As long ago as 1976, Apple co-founder Steve Wozniak created the company’s first computer, the Apple I (or Apple -1). Out of the 200 made, only 175 of these were sold at the time, only 50-60 remain and only eight of these are still fully functioning making them a highly sought-after collectors item worth a significant amount more than the original $666.66 retail price.
Germain auctioneer Breker announced last year that they will be auctioning off one of these functioning computers complete with the original manual and documentation, motherboard, cassette recorder and even a record of telephone conversations between Wozniak and Steve Jobs in 1977.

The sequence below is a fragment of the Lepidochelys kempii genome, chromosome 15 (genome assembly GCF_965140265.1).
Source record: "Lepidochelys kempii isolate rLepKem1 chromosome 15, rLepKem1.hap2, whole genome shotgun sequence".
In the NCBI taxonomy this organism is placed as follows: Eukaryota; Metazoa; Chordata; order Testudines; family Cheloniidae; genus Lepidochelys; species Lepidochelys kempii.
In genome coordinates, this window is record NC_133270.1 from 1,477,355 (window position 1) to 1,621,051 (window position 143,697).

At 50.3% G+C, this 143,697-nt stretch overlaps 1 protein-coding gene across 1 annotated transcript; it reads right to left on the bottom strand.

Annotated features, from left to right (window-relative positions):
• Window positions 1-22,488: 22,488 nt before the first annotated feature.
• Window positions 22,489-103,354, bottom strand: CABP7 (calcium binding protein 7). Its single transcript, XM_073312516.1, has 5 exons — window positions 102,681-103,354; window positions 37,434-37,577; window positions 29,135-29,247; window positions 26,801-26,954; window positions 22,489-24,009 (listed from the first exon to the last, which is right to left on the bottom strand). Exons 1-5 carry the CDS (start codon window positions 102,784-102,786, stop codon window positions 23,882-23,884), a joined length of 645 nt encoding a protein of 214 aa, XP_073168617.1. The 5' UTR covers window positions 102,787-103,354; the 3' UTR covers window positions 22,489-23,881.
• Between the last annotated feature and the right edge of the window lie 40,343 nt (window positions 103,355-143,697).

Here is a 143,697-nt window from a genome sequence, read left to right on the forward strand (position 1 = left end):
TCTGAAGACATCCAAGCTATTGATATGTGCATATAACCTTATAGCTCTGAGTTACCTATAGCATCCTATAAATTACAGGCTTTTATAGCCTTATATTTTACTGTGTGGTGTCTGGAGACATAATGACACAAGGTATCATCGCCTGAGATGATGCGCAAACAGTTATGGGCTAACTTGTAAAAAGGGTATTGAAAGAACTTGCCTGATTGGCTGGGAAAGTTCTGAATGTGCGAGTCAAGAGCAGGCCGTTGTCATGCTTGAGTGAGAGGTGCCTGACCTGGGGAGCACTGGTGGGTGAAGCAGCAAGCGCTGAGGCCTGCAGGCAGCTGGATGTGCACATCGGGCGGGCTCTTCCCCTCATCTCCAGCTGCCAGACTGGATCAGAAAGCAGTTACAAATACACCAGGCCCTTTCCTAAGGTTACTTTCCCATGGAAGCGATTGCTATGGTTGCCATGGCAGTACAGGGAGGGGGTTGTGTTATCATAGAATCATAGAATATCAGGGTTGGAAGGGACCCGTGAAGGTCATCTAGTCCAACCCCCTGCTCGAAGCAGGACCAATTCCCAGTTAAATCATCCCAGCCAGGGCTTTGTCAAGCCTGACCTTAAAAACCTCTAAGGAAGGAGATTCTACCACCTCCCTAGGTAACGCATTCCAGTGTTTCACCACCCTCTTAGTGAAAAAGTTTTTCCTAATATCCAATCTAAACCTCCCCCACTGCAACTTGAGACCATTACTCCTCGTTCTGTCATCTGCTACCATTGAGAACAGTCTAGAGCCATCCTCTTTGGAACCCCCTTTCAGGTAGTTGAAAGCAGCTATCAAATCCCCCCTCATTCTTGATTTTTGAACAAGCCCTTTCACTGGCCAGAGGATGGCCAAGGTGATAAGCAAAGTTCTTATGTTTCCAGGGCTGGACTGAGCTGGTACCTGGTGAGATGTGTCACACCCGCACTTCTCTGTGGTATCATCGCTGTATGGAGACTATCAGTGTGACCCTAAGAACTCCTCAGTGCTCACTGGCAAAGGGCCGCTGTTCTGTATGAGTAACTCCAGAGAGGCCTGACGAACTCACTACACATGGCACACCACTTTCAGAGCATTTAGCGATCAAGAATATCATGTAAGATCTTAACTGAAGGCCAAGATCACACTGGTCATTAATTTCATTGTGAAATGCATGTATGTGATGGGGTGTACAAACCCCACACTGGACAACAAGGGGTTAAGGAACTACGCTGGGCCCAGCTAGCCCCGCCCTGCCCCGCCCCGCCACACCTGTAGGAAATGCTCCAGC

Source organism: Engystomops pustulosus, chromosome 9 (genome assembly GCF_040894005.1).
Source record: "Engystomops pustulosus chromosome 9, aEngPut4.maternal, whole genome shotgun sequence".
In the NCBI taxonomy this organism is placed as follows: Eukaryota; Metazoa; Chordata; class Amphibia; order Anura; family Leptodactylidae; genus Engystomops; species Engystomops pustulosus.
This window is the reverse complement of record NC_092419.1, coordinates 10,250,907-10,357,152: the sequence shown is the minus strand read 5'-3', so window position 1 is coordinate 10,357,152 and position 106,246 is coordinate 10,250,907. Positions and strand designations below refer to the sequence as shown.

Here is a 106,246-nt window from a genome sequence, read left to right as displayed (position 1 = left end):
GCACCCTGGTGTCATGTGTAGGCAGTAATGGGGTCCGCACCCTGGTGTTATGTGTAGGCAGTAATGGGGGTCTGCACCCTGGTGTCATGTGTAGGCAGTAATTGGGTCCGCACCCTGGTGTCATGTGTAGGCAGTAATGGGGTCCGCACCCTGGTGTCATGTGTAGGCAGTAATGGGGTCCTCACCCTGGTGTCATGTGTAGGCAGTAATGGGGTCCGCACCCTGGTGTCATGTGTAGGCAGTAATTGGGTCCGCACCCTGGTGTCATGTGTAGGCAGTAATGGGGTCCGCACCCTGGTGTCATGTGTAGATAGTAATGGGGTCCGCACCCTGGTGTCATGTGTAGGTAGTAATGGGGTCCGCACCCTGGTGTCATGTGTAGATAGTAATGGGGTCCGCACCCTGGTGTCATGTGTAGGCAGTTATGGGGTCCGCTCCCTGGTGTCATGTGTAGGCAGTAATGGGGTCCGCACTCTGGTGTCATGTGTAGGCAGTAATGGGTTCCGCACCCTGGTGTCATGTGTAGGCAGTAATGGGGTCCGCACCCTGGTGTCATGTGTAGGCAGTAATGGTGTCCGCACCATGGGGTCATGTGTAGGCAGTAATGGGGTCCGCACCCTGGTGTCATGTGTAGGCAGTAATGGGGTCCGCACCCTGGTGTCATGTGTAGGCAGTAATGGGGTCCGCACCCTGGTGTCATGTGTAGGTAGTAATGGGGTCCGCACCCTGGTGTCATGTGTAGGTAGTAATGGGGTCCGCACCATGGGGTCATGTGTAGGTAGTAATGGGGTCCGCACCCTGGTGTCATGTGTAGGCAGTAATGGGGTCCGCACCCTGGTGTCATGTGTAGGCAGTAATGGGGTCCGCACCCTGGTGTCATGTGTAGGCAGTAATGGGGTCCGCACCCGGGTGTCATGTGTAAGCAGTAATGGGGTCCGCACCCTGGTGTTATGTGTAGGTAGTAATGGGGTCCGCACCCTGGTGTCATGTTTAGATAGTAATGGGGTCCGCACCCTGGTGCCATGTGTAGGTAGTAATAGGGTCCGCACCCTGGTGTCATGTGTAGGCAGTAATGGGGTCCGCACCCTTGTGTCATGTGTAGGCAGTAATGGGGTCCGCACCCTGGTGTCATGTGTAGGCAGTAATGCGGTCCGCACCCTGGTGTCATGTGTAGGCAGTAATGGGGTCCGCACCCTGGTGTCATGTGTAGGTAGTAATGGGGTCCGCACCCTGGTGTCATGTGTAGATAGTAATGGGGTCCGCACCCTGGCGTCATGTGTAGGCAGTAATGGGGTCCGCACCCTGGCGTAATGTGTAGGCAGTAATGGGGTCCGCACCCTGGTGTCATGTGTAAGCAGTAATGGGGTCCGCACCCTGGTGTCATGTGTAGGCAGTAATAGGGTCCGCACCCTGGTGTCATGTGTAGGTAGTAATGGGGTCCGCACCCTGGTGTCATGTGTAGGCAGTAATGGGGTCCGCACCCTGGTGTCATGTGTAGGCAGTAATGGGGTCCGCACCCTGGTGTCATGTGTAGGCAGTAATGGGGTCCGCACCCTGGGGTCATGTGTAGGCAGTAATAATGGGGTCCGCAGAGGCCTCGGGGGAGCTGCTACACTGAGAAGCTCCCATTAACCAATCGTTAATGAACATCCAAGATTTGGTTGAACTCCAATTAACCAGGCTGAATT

Previous Apple-1 auctions over the year have seen these models sell for up to $905,000 (at a Bonhams auction in New York in 2014) so this one is expected to fetch several hundreds of thousands of dollars particularly as it is the “best-preserved example of an Apple-1 computer to appear on the market”, according to Breker.
“The Apple-1 is already a legendary highlight of the great, young history of the computer,” a spokesperson for the auctioneers said. This model is said to have the original NTI sign, the serial number 01-0073 and logged as the fourteenth in the register.
The auction will take place in Cologne, Germany on May 20.